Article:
Thursday, May 29, 2014

There and Back Again

If you've been wondering why there have been no posts of late, I've been away for the past two weeks, visiting Israel. I'll put up some pictures in a future post, along with my review of The People of Forever Are Not Afraid, by Israeli author Shani Boianjiu.

In the meantime, here are some books I finished before the trip.

19. Under the Jeweled Sky by Alison McQueen

In my post on book topics I wanted to see more of, I included the India/Pakistan conflict. Then, I came across this book in the library. It's a story set against the backdrop of the India/Pakistan Partition, although that does not at first seem to be its main focus. At first glance, it's a fairly simple star-crossed lovers' tale, but the basic plot takes on a deeper significance within the larger context of the time period. This is a story about what it really means for people to be ripped apart, about what happens when you can't change the past, and there are no easy answers.

20. The Sweet Life in Paris by David Lebovitz

I laughed aloud several times while reading this book. I used to follow David Lebovitz's blog regularly, and should probably do so again. His writing is as sharp and delicious (literally) as I remembered, and as I found it in the book. The book is well worth reading apart from the blog, it includes original and tweaked recipes and stories that you won't find online. Lebovitz's account of his interactions in Paris are amusing due to the cultural disconnect, and will have Americans laughing at French foibles, but his writing also conveys a deep respect for French culture and suggests that we Americans have much to learn about the finer things in life (namely, cheese).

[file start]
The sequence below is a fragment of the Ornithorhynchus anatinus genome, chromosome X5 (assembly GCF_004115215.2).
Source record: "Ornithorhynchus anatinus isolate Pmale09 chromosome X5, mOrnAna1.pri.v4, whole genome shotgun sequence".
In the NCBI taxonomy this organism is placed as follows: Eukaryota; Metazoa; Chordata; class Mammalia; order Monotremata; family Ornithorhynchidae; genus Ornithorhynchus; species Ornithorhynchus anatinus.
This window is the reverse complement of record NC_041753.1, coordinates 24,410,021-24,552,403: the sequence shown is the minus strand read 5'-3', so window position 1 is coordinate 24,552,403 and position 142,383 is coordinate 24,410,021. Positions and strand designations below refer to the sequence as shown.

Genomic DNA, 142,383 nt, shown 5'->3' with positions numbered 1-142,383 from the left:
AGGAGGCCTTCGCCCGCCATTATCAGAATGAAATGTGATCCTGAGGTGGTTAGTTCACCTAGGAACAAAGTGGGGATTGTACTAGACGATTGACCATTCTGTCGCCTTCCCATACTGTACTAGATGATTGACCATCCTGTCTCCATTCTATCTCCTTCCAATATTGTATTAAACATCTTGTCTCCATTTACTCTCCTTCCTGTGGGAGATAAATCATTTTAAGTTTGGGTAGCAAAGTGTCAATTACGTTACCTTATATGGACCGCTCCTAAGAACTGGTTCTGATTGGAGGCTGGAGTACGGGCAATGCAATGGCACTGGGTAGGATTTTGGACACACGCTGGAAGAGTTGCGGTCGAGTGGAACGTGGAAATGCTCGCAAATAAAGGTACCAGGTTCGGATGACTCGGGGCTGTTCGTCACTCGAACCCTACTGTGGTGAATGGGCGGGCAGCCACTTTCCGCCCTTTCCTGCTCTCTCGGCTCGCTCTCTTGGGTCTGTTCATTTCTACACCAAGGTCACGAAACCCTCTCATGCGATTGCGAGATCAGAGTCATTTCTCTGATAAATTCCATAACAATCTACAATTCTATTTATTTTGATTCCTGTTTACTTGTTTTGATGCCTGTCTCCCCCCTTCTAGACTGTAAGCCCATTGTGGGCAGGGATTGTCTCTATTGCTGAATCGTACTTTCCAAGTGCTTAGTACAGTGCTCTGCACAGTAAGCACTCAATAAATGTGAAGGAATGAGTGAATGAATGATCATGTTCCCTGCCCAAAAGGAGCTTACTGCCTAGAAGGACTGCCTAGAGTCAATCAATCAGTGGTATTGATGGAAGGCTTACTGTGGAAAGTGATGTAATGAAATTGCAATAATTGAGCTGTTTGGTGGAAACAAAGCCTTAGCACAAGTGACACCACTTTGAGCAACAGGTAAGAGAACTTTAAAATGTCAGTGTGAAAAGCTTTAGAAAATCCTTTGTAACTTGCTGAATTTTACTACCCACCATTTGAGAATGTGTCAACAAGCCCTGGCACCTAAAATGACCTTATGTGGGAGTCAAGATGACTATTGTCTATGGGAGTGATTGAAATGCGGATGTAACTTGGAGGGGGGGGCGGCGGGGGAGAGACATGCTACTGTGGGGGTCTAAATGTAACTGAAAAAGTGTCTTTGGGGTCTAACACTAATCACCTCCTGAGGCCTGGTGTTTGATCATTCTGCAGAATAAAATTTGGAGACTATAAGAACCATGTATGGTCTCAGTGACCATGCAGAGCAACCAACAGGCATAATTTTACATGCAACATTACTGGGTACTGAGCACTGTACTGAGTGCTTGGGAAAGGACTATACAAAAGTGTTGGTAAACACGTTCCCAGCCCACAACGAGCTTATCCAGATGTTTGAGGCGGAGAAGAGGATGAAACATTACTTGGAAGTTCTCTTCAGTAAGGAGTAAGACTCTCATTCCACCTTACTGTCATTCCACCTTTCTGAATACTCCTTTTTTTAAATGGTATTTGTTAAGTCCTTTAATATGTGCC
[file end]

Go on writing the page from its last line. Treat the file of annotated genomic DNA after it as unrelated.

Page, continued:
Wednesday, May 7, 2014

Book Review: Behind the Gem

17. Behind the Gem by Ken Hart

An ordinary man finds himself suddenly transported across space and time and romantically pursued by a beautiful, gentle alien. Such is the conceit of Behind the Gem, and the plot's fast pace and simple wording make it read at first like bizarre fantasy.

But it is so fast and easy to read, with event piling cleanly upon event, that one is drawn in. Gradually, explanations are revealed for the hasty beginning and the plot becomes both more interesting and more subtle. The outdoorsy, outspoken protagonist, Ray, is hard not to sympathize with. He is a masculine everyman with plenty of heart, soul,and brain. The female protagonist, known as Amber, is sympathetic, but less interesting aside from her alien nature. Despite her odd appearance, stereotypical femininity is her chief trait. This apparent stark delineation of the sexes is called into sharp relief when Hart pulls a twist that undermines the very structure of gender. I wish that more had been done with it, but even so, it provided some interesting avenues of thought.

While the earlier parts of the book seem fantastical, it later follows more classic sci fi threads. Even the writing style, simple and straightforward, calls to mind more classic sf. It hearkens back to the days when ideas were all that were needed to captivate the readers. Although I personally prefer a more luxuriant writing style, those who enjoy classic sci fi adventures should definitely check out Ken Hart. This is probably not a book for those who are not already sf fans, but those who are will appreciate the old school style and active plot.

Received for review from the author.